When I married Kristy in 2004, we gave each other beautiful wedding bands. I still remember going to Benny’s Jewelers in Atlanta and selecting her engagement ring just prior to Thanksgiving 2003 and then going back with her a few months later so that we could pick out our bands. Mine was a beautiful eternity band with seven diamonds around it. I wore it each day so proudly! I was thrilled to be married and I imagined many happy years wearing the ring that my sweet wife gave me on the unforgettable day of our wedding. I loved the diamonds encircling the wedding band as it communicated the unending, continual love I had pledged to Kristy.
Fast forward to Thanksgiving 2010. Our house had been burglarized the day before Thanksgiving and the weekend after Thanksgiving I lost my treasured wedding ring. I just couldn’t find it anywhere. I turned our house upside down. I went back to every store and restaurant I had been to that weekend. I was determined to recover my ring. For weeks, I didn’t wear anything on my hand because I just knew that I would find my ring. I never did. But, my desire to find my ring has never diminished. Each day I think about it when I put on my “replacement ring”—a very simple band that has no sentimental value for me. In fact, while cleaning out the car last weekend, I secretly hoped that I would find it lodged underneath a long lost chicken nugget in the back seat! Truth is—I’m still not over it!
Can you relate?
Have you ever lost something or someone before you were ready to?
Have you ever had to say goodbye to a good season in life before you wanted to?
If you have, then I believe you have known—in an infinitely diluted way—the way God feels about the relationship He once had and lost with mankind. Adam and Eve and God enjoyed unhindered intimacy and fellowship in the Garden of Eden. Those were the happiest of times for Adam and Eve and God greatly delighted in them as well. When His enemy deceived Eve and when Adam sat passively by and disobeyed God, Adam and Eve not only broke God’s law—in a sense they also broke God’s heart.
From that fateful conversation recorded in Genesis 3 all the way through the last page of the book of the Revelation, there is a crimson thread of redemption. It’s God’s way of saying, “I’m not over it!”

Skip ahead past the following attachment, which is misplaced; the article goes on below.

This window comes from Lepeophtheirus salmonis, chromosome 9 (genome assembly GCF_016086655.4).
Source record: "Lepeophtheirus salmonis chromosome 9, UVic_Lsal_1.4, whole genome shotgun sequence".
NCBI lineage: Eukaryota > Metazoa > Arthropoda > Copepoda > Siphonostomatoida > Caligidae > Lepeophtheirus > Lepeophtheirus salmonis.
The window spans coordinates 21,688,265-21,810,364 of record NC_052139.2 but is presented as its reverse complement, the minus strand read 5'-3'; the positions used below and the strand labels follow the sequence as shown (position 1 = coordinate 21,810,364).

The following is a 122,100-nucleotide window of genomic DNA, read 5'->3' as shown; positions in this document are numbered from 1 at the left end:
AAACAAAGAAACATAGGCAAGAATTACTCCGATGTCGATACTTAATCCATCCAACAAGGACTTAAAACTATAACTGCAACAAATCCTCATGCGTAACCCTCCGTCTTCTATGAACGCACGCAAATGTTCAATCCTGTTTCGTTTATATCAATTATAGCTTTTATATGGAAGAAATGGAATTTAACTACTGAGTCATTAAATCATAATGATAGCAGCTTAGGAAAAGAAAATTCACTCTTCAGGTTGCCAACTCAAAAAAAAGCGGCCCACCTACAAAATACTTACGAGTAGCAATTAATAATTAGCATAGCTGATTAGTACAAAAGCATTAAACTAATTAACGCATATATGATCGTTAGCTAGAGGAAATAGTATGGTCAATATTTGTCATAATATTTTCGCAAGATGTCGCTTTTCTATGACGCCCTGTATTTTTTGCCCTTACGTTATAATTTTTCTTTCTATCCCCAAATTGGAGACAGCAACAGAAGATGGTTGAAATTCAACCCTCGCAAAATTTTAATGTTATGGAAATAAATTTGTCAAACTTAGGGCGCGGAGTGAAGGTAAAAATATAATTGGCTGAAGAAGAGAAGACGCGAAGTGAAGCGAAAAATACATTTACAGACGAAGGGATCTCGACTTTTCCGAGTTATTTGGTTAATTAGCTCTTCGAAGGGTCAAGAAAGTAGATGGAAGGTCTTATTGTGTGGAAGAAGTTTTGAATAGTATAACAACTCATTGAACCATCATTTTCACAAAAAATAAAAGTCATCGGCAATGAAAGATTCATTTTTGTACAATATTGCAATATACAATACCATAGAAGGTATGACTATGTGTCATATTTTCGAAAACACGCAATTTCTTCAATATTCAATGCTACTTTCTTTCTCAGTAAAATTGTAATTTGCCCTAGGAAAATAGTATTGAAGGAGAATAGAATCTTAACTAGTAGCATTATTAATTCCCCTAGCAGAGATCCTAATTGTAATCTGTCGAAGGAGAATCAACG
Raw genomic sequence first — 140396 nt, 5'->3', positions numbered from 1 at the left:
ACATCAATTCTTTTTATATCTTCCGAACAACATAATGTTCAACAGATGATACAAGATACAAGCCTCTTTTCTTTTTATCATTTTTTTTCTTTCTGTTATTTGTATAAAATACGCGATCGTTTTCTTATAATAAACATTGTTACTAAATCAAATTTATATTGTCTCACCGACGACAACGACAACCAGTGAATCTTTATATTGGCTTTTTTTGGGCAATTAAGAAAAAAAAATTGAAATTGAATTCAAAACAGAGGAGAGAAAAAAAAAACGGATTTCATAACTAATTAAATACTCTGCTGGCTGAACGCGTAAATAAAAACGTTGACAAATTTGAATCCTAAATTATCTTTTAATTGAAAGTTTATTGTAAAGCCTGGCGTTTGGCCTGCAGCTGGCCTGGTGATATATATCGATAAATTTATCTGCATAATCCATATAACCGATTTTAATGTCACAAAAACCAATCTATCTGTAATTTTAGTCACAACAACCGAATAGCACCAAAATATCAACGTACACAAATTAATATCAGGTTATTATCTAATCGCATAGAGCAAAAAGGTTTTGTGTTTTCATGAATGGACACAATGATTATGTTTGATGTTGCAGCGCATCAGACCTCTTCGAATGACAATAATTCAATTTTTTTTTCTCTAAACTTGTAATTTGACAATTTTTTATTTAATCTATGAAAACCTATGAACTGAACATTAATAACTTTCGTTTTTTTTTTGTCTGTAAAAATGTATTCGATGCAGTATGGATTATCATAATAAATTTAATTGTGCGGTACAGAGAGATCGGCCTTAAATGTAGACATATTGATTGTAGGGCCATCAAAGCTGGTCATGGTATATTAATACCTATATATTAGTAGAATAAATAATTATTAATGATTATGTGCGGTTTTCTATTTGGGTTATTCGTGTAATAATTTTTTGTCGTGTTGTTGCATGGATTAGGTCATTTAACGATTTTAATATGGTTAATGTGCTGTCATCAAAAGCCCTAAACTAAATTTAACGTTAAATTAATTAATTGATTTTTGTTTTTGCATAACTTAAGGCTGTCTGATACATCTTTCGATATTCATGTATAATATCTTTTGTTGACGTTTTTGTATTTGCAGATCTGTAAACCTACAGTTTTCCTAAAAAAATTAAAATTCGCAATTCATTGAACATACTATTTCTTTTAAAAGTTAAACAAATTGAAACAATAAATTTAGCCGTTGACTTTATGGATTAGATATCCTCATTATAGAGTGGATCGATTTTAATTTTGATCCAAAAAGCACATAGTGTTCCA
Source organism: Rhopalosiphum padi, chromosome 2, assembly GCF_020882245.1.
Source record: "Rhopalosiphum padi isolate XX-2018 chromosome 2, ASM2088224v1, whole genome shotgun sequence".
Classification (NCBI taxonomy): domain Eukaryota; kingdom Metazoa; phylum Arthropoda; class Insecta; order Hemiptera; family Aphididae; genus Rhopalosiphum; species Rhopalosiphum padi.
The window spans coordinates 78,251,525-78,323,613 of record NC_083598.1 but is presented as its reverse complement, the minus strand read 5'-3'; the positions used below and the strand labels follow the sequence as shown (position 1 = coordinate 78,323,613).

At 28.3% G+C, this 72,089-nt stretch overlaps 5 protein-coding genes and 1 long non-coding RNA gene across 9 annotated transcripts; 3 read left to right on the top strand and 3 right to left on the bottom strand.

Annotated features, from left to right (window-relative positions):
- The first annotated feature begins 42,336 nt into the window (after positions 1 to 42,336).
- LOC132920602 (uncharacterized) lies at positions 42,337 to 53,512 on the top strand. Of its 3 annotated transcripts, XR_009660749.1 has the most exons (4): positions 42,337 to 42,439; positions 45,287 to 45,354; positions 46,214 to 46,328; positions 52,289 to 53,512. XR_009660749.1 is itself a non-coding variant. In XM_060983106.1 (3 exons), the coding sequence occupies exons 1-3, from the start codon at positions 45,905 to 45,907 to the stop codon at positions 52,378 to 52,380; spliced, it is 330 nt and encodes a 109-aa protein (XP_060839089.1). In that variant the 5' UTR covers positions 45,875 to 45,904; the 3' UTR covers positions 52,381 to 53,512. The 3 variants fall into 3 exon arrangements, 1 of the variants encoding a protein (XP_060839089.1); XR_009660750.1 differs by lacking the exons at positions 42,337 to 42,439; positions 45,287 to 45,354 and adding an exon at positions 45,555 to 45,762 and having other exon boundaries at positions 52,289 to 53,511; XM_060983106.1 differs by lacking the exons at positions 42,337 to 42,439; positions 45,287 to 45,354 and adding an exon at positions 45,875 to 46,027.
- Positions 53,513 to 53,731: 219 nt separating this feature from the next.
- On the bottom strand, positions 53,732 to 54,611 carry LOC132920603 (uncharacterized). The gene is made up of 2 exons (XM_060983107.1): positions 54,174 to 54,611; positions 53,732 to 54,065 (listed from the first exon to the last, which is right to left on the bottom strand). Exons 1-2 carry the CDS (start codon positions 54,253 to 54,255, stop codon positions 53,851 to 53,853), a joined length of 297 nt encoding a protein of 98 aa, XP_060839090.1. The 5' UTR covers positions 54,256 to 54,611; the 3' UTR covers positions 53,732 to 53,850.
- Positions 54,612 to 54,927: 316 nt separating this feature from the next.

And I’m so glad that He’s not! Salvation is possible because God longs for it. What was best in us died when our representative and first father, Adam ate of the tree and so declared independence from God. We don’t want God apart from God giving us the grace to want Him. So then, how great must He be that He would overlook our many offenses to show us the kindness of the cross.
Exodus 25-26 describes God’s outline of the Tabernacle and its furnishings to Moses. While looking at that this week, I learned that many of the symbols of the tabernacle are a token or reminder of the Garden of Eden (more on that here).
As I read that, I thought to myself, “God never got over what happened in the Garden.” Now, I don’t mean to say that God is somehow emotionally weak or incapable of moving on. Quite the contrary, He, unlike us, has complete control over what He will or will not remember. For God to “not get over it” is a great benefit to mankind because it paved the way for us to be reconciled to Him. As the psalmist said in Psalm 8:4, “What is man that you are mindful of him, and the son of man that you care for him?”
Relationally, I thought about how quickly we like to move on when someone crosses us. Do we seek reconciliation before we cut people off? Are we willing to love them through their weaknesses and shortcomings? Or, do we just say, “You crossed me. I’m through with you. I’m over it.”
Thankfully God said, “I’m not over it.”